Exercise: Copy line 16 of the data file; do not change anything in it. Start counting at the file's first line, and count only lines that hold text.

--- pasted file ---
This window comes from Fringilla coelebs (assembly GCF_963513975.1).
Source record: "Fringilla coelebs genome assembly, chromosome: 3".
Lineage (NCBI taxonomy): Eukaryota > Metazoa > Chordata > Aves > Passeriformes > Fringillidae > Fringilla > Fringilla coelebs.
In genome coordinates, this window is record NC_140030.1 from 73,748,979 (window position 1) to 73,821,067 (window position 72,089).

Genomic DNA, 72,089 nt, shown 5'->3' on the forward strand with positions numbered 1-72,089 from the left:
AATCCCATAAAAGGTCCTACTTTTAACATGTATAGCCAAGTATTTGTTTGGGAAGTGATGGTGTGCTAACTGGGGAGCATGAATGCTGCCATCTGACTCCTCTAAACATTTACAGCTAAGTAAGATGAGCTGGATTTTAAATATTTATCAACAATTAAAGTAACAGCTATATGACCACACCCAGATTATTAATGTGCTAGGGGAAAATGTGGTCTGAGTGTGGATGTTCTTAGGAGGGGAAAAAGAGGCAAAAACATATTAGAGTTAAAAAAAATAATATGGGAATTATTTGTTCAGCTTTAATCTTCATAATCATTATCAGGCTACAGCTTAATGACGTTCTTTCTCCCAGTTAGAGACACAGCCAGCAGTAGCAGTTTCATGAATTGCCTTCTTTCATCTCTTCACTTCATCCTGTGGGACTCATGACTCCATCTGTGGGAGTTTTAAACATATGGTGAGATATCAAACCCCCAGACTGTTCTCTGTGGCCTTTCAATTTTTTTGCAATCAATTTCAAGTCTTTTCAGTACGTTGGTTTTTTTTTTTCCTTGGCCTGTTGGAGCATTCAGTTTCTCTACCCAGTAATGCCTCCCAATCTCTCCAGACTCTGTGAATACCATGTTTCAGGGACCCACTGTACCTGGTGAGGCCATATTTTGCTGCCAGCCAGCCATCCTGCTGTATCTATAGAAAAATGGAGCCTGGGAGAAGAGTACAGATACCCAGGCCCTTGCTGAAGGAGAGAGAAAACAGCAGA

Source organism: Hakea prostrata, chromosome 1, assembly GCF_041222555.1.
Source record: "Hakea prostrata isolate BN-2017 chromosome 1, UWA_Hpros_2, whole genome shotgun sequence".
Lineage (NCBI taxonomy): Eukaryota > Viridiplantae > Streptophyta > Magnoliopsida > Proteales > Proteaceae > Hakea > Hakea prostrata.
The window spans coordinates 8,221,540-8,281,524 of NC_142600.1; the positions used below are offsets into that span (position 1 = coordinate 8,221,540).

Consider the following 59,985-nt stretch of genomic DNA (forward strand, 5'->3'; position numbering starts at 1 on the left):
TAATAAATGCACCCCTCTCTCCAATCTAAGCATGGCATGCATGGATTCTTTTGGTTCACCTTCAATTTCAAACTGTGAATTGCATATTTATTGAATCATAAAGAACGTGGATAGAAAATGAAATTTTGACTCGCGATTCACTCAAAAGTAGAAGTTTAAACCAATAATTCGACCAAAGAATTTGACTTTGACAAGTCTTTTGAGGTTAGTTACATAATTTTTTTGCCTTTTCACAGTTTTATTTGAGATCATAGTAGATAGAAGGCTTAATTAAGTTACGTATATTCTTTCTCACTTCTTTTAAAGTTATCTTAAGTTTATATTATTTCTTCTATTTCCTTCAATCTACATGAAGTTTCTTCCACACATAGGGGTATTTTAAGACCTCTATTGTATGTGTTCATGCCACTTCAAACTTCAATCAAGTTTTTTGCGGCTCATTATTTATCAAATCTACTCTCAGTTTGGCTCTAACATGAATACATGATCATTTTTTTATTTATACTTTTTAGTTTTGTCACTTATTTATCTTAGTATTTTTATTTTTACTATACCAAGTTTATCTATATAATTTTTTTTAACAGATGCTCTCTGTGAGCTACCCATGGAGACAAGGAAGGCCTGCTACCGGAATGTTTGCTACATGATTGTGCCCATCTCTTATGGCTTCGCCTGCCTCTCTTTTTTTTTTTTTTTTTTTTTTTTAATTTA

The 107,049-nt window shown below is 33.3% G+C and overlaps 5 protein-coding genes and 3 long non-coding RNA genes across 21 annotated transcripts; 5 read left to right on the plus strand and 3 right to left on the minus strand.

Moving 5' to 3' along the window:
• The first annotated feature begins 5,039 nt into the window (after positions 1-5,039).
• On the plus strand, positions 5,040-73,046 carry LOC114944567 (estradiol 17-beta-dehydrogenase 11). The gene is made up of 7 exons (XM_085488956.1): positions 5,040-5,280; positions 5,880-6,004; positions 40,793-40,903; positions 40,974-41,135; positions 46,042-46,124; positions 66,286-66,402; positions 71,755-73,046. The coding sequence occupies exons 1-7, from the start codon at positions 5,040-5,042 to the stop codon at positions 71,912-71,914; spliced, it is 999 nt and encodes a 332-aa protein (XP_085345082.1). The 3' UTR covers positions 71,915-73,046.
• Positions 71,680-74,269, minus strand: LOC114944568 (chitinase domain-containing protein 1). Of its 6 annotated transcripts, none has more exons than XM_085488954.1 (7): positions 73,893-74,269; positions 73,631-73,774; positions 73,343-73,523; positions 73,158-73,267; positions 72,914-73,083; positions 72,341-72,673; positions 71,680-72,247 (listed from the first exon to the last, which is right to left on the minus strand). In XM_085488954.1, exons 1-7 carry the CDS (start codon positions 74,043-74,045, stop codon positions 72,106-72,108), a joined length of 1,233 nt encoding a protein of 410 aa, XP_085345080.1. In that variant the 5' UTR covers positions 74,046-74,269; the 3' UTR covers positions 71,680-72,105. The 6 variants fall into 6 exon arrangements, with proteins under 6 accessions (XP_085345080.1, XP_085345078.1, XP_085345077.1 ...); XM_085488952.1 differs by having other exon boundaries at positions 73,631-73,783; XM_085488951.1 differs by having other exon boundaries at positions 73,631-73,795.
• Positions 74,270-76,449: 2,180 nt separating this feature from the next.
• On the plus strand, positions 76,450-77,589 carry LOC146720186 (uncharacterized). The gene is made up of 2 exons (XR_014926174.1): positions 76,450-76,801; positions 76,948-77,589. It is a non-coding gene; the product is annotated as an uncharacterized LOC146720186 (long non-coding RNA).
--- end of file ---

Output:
• On the plus strand, positions 5,040-73,046 carry LOC114944567 (estradiol 17-beta-dehydrogenase 11). The gene is made up of 7 exons (XM_085488956.1): positions 5,040-5,280; positions 5,880-6,004; positions 40,793-40,903; positions 40,974-41,135; positions 46,042-46,124; positions 66,286-66,402; positions 71,755-73,046. The coding sequence occupies exons 1-7, from the start codon at positions 5,040-5,042 to the stop codon at positions 71,912-71,914; spliced, it is 999 nt and encodes a 332-aa protein (XP_085345082.1). The 3' UTR covers positions 71,915-73,046.